Margarita Cookies
(makes 48)

2 sticks unsalted butter, room temp.
2/3c powdered/confectioner’s sugar
2 egg yolks, room temp. Separated
Pinch of salt
2 limes, zested and juiced
1 medium orange, zested
2c flour
1/2c coarse sugar (I use organic sugar with a coarser grain and deeper color, sanding sugar would work too)
2t flaky sea salt

Put the softened butter in a mixer bowl and beat until smooth. Add the powdered sugar and beat until silky. Beat in one egg yolk, salt, zests and lime juice. Switch to low on the mixer and add the flour, beating just until incorporated. You want to be careful to not overbeat and can mix any wayward flour in by hand if needed.

Turn the dough out onto a counter, make a big ball, and divide it in half. Wrap each half in plastic wrap and chill for about 30 minutes in the fridge.

After it has chilled and is easier to work with, take one package of dough and form it into a log (working on a clean surface) so that the end result is a log of dough that is about 1 inch in diameter. The length is irrelevant if you get the thickness right. Do this with each package. Wrap the logs in plastic and chill for two hours. You can also freeze them at this point for about a month for ready-made cookies.

Preheat your oven to 350 and line 2 sheets with parchment paper. While the dough is chilling you can put together the coating. Whisk the second egg yolk in a small bowl to use as a glaze.

In another bowl mix the sugar and salt together. Spread the mixture on some wax paper.

Take one log out and unwrap it. Brush it lightly with the egg yolk, using a pastry brush. Roll the log in the sugar/salt mix, pressing the mix in gently so it sticks if needed. Think of it like rolling sushi – use the plastic wrap to help it along, rolled tight. Using a sharp knife or dental floss, slice each log into cookie circles about ¼ inch thick. Place the cookies on the sheets and be sure to leave about ½ inch between them because they will spread a little while baking. When you’re ready to roll the second log, take it out of the fridge. You want to be sure the dough is chilled when you are working with it.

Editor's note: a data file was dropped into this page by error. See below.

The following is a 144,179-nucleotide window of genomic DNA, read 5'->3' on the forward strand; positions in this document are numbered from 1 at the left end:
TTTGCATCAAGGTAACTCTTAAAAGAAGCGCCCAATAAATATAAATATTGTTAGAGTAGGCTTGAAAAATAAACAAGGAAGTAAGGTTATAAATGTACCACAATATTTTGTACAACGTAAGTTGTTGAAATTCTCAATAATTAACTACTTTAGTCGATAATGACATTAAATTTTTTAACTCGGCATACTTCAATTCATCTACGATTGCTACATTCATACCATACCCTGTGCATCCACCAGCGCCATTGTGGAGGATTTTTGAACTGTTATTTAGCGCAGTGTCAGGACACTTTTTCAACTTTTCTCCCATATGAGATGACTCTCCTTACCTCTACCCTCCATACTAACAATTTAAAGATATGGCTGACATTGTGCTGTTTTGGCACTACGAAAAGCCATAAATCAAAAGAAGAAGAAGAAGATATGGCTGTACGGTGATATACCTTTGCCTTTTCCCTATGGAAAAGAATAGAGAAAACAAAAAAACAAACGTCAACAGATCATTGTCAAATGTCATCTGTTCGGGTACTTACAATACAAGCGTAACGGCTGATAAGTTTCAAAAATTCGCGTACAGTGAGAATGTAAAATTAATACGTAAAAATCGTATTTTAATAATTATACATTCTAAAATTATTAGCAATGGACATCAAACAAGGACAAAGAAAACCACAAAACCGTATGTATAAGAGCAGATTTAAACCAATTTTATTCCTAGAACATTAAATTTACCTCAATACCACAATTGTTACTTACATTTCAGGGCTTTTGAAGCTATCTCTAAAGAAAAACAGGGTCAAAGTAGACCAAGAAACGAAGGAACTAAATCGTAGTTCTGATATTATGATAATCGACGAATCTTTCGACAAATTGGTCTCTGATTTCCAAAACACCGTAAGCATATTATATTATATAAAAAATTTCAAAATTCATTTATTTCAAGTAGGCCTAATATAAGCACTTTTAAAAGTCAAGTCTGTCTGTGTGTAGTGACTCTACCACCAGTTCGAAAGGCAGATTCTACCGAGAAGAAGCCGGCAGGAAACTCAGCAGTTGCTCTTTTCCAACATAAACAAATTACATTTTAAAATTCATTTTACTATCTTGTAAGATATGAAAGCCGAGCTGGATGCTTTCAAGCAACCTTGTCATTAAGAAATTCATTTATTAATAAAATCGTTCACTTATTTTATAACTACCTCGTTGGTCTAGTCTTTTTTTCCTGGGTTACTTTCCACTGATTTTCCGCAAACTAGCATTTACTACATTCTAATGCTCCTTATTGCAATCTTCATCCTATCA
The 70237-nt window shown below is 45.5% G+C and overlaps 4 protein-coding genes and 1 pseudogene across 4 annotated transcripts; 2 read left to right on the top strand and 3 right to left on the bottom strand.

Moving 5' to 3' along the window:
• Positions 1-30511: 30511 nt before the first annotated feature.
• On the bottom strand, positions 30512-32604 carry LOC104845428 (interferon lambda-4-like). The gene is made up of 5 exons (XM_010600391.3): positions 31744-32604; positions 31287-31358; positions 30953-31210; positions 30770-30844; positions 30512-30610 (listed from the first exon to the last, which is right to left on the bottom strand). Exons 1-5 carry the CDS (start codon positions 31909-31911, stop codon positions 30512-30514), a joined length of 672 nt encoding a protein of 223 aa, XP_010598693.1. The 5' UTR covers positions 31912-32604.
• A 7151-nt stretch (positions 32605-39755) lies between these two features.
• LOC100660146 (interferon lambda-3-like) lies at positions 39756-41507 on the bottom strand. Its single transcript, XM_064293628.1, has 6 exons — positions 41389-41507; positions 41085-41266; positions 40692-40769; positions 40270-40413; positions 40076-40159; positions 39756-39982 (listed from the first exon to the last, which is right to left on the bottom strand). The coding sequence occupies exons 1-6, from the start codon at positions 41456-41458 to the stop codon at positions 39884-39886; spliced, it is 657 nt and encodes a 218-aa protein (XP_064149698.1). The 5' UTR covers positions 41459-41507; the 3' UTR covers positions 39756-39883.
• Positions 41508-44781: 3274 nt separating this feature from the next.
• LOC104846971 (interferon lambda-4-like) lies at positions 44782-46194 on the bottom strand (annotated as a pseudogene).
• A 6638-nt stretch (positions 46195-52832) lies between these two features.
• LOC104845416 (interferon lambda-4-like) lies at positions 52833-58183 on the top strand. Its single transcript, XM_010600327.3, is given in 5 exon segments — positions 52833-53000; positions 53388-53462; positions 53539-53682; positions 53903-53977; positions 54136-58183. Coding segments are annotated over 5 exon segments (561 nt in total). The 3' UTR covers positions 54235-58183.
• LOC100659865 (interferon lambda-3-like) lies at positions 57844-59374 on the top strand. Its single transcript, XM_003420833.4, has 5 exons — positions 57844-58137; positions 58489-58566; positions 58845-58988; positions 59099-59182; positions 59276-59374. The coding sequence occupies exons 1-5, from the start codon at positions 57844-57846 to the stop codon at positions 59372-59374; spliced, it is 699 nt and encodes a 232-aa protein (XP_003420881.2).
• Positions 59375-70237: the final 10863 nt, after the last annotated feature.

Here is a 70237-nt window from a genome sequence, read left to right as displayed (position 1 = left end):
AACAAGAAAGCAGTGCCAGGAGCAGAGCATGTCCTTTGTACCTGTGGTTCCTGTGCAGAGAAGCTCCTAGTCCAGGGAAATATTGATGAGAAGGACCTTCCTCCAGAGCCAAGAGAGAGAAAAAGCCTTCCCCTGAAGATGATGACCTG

Bake for 12 minutes or until they are set but not browned. The yolk glaze on the outside may brown a bit and that’s fine.

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Comments

One Response to “Play It Again Sam”
  1. Madgew says:

    Wendy, loved this story. I am assuming you don’t know much at all about the birth parents but you can see how much nature and nuture come into play. Maybe all the music in your household is all Sam needed to explore his internal DNA connection to the sounds or maybe it just came from your love of music once he came into your life. Also, as I read your recipe today I know you are way above me in the cooking realm as I had not heard of some of these products at all. I don’t cook really anymore and when I look back my motto was simple, simple. no chilling no parchment paper just easy stuff. :) I will pass this on to my DIL who has all the accoutrements and loves to cook.